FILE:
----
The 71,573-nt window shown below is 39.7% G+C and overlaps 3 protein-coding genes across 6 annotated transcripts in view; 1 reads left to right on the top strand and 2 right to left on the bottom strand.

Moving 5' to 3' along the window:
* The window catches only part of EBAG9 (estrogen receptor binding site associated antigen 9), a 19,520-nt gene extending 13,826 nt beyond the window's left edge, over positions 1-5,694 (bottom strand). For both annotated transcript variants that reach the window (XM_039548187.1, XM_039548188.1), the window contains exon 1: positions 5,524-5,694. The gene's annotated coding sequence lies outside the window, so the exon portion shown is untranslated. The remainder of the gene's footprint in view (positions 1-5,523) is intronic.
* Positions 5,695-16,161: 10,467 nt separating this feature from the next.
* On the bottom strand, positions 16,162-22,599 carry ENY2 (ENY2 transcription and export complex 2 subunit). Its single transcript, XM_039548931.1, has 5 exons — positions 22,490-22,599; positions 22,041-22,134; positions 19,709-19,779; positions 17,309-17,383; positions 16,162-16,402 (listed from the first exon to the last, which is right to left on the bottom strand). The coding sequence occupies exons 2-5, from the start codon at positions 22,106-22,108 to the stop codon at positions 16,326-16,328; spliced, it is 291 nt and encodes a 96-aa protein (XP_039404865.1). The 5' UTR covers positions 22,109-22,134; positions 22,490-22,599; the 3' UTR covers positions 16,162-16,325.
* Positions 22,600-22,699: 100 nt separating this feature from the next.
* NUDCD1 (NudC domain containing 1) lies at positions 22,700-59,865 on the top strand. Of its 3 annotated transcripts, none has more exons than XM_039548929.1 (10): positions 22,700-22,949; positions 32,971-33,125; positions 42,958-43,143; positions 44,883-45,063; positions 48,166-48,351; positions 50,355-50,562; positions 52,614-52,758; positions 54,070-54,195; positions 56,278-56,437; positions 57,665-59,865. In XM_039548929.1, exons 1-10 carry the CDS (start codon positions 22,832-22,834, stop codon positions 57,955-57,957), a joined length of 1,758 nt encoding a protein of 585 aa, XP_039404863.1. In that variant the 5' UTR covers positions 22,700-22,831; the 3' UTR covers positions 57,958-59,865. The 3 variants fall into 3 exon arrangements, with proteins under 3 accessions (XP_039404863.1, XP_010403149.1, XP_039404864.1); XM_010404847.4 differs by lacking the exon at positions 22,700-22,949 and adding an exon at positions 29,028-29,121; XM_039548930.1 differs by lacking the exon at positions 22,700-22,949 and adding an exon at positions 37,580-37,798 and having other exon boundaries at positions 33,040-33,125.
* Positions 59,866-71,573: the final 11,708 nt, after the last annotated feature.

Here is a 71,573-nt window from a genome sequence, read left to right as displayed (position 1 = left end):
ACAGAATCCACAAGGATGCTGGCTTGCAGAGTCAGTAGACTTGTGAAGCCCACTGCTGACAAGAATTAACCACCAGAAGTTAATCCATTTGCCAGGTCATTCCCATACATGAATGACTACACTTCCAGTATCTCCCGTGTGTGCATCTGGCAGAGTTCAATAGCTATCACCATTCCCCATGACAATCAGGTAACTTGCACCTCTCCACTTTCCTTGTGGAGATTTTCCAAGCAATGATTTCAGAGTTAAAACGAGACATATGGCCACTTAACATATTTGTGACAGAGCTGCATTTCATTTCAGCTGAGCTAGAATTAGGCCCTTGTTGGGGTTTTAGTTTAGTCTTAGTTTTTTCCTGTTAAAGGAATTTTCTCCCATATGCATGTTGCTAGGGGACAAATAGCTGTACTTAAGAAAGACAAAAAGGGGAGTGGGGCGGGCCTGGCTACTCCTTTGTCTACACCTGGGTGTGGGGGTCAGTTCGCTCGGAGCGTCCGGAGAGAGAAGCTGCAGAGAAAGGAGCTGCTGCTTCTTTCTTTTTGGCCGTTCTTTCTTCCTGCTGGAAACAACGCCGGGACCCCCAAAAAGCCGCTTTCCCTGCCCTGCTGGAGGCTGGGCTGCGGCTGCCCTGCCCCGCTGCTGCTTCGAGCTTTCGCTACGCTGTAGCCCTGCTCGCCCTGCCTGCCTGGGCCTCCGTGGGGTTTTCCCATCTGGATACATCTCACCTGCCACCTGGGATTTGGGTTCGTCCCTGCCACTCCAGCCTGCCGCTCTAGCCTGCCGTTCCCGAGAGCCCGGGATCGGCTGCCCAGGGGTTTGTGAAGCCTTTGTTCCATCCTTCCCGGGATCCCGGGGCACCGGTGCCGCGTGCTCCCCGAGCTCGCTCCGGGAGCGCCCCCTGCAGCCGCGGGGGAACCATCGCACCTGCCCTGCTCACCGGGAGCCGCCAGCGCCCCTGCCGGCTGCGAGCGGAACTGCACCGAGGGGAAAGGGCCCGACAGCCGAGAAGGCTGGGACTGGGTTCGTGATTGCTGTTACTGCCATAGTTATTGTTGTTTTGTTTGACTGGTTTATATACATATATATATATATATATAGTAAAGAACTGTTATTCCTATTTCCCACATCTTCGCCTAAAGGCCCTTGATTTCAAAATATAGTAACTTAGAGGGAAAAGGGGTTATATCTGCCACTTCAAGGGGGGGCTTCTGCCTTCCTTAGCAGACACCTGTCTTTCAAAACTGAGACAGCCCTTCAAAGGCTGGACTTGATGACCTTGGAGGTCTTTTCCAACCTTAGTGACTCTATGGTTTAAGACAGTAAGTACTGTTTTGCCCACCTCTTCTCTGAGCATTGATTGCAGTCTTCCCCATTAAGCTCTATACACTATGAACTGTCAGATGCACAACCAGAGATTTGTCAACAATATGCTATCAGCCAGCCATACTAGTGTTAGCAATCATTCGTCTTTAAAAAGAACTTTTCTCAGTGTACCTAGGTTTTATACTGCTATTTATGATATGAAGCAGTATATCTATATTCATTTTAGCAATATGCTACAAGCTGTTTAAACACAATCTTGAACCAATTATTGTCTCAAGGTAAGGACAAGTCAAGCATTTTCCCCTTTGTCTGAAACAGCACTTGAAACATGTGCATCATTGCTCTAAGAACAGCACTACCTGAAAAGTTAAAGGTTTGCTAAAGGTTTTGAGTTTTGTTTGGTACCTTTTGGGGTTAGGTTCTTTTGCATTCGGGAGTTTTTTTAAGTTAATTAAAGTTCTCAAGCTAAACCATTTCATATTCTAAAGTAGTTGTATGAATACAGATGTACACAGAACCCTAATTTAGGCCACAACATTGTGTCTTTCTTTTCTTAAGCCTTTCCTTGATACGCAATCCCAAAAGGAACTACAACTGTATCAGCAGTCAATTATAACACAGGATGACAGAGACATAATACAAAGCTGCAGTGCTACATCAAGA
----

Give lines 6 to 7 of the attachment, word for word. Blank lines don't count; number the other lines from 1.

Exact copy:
* Positions 22,600-22,699: 100 nt separating this feature from the next.
* NUDCD1 (NudC domain containing 1) lies at positions 22,700-59,865 on the top strand. Of its 3 annotated transcripts, none has more exons than XM_039548929.1 (10): positions 22,700-22,949; positions 32,971-33,125; positions 42,958-43,143; positions 44,883-45,063; positions 48,166-48,351; positions 50,355-50,562; positions 52,614-52,758; positions 54,070-54,195; positions 56,278-56,437; positions 57,665-59,865. In XM_039548929.1, exons 1-10 carry the CDS (start codon positions 22,832-22,834, stop codon positions 57,955-57,957), a joined length of 1,758 nt encoding a protein of 585 aa, XP_039404863.1. In that variant the 5' UTR covers positions 22,700-22,831; the 3' UTR covers positions 57,958-59,865. The 3 variants fall into 3 exon arrangements, with proteins under 3 accessions (XP_039404863.1, XP_010403149.1, XP_039404864.1); XM_010404847.4 differs by lacking the exon at positions 22,700-22,949 and adding an exon at positions 29,028-29,121; XM_039548930.1 differs by lacking the exon at positions 22,700-22,949 and adding an exon at positions 37,580-37,798 and having other exon boundaries at positions 33,040-33,125.